Shilling hits new record low against the dollarWednesday March 01 2023
The shilling on Wednesday hit an all-time low against the dollar, setting up the country for more expensive imports, electricity and debt servicing distress.
Central Bank of Kenya (CBK) data shows the shilling exchanged at an average of 127.08 on Wednesday evening against the dollar compared to Sh123.42 at the start of the year.
Also read: Consumers, debt pain as shilling breaks Sh126-mark on dollar
The depreciation is linked to the aggressive rise of US interest rates to tame inflation, which led to a resurgence of the dollar and the sustained shortage in the local market since last year.
The local currency has been on the back foot since mid-2021 when it stood at Sh106.54 on the combination of weak inflows and strong dollar demand.
The shilling lost 9.0 percent in 12 months to December 2022, pushing living costs up and hurting households already subjected to high fuel and food prices.
This is expected to drag on the runway inflation since last year on the rising cost of imported goods, electricity and fuel prices.
Read: Regulator rejects payment of electricity bills in dollars
Kenya imports various goods, including cars, petroleum, machinery, medicine and pharmaceuticals products, vegetable oil, fuel, wheat, clothing and shoes.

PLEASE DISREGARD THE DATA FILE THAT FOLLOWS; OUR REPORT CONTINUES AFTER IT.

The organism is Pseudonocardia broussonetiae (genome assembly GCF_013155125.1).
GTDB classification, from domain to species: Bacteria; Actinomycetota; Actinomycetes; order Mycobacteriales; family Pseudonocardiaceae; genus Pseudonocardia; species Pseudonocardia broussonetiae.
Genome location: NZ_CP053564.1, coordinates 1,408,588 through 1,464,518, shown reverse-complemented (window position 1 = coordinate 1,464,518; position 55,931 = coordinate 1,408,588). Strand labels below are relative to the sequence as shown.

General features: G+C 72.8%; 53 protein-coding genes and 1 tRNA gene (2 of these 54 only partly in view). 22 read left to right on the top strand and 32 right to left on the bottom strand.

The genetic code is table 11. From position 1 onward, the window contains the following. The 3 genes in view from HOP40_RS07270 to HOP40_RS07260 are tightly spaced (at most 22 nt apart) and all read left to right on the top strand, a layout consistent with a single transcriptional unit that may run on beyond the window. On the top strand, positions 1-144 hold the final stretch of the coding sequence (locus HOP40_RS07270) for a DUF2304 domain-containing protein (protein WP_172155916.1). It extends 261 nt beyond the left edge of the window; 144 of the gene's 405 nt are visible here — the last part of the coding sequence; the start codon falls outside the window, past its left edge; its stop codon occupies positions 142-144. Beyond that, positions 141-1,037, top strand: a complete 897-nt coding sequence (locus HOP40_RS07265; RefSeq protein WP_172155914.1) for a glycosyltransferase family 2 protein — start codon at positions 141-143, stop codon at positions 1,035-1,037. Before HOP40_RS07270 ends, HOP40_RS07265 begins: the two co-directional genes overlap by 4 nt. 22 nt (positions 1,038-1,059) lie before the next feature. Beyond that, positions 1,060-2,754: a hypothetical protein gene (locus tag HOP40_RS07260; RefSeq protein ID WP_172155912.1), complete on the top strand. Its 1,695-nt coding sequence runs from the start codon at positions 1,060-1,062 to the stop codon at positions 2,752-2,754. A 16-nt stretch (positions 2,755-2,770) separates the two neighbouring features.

The Kenya National Bureau of Statistics shows inflation in February edged up for the first time in four months on renewed pressure on food and cooking gas.
Inflation — a measure of the cost of living over the last 12 months— rose to 9.2 percent from 9.0 percent in January, the first rise since October.
Read: Rising food and gas costs push Kenya’s inflation up to 9.2pc
Households spent 13.3 percent more to put food on the table than a year earlier. This is compunded by extreme weather conditions have resulted in drought in various parts of the country, impacting food production.
In mid-January, ICEA Lion Asset Management analysts projected that the shilling could face further downward pressure in the first half of the year but may fare better in the second half as the US dollar sheds some of the significant gains witnessed in 2022.